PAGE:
Deportation regimes mobilise coercive state powers, but also entail extensive paperwork, the latter of which remains underexplored in deportation studies. Building on ethnographic fieldwork in border police units and a migration-related detention centre in Sweden, this article explores how bureaucratic practices of detecting, detaining and ultimately deporting people whose presence has been illegalised are enforced and legitimated through the use of paperwork. Paperwork, we argue, becomes the ‘signature of the state’ that enables state agencies to assert themselves as ‘rational’ actors, even when their own practices are ridden by dilemmas, inconsistency and sometimes arbitrariness. We show how the same documents that are meant to ensure fairness and accountability in bureaucratic processes may render state actions even more unreadable, and further serve to rationalise and legitimise intrusive, violent and discriminatory state actions. The article thus highlights the importance of considering the often-tedious paperwork as essential to the operation of coercive state powers, such as the detainment and deportation of illegalised persons.
Legitimating state violence in the Swedish deportation regime
Lisa Marie Borrelli and Annika Lindberg
The wailing of Yemenite Jewish women, as preserved in the Yemenite Jewish community in Israel, is presented as a case study for analysis of and comparison with other existing wailing cultures. The article uses a model of identities to examine anthropological conventions that interpret death rituals as rites of transition and crisis. A well-known function of wailing—as a bridge between life and death—is decoded in view of the model. The gender dimension of wailing is examined by counterposing and juxtaposing feminine wailing to masculine wailing at death events. The article describes the relative contributions of men and women to the stability of their community and analyzes the unique characteristics of the psycho-social power of women's wailing.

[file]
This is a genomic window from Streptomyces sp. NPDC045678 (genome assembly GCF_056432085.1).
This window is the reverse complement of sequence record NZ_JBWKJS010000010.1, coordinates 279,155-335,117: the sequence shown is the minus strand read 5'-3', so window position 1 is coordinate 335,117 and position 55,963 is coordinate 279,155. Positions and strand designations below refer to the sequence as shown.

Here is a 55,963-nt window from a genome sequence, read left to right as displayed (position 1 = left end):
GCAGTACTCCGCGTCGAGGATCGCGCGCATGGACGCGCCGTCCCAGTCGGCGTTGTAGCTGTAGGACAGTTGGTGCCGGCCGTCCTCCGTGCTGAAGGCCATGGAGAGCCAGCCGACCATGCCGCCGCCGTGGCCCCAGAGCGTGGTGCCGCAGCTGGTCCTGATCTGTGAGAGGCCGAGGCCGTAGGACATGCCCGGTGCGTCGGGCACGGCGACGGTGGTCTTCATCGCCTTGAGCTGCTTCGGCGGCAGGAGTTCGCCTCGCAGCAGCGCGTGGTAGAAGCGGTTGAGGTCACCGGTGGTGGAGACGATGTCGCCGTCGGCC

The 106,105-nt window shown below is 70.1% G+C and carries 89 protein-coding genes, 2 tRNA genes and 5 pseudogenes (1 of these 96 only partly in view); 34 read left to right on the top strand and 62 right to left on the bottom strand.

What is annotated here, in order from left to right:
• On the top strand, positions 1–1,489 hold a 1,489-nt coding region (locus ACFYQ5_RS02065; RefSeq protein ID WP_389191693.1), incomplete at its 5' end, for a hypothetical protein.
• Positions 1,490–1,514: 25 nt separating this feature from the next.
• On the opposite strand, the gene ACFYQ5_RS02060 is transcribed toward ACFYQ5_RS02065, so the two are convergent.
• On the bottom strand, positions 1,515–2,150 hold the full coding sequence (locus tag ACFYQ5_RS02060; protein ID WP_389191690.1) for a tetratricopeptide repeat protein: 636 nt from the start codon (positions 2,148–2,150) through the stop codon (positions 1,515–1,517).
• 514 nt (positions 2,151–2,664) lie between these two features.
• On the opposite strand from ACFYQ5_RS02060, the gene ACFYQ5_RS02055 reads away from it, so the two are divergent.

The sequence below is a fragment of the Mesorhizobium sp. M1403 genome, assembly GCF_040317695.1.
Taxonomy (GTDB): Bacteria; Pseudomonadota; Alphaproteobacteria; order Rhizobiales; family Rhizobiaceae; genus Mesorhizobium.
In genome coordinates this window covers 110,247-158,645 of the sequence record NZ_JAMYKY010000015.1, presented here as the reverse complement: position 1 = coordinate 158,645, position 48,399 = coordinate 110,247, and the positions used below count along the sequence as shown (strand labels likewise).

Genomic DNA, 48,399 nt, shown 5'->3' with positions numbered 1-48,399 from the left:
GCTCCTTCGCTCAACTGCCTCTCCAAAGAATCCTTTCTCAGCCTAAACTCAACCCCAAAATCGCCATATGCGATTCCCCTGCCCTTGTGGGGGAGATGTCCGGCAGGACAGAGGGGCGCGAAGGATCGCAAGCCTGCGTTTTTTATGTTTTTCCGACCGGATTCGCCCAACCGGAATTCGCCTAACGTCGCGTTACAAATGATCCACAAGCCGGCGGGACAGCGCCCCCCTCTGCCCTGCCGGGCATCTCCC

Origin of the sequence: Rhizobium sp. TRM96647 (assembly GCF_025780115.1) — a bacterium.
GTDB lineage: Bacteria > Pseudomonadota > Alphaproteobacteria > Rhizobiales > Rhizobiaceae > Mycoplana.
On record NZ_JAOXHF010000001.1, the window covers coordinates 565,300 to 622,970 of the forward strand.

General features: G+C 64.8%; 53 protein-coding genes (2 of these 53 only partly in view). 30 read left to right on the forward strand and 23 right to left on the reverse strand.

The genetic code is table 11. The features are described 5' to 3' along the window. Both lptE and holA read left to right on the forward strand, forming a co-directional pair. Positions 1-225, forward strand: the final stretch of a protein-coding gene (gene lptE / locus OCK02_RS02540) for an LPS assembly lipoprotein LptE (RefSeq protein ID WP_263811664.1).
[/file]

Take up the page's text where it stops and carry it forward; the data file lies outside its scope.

J. Brandon Colvin
People are bad at recognizing liars. Data culled from several psychological experiments demonstrates that even the most well trained individuals – government agents, police officers, and so on – can barely succeed at a 50 percent rate. Lying and deception, however, are fundamental narrative elements in several film genres – particularly the detective film and the female gothic, genres that peaked in popularity in 1940s Hollywood. Considering their real-life lack of proficiency, how do viewers successfully spot deception in such films? Drawing on findings from a handful of experiments, this article brings cognitive psychological concepts to bear on two 1940s films: Out of the Past (1947) and Secret Beyond the Door (1948). The article claims that filmmakers, particularly actors, exaggerate, simplify, and emphasize deception cues to selectively achieve narrative clarification or revelation. This process reveals not only how viewers recognize deception, but how actors stylize real-life behavior in service of narrative and aesthetic priorities.
Chamorro Spiritual Resistance to Colonial Domination
D. S. Farrer and James D. Sellmann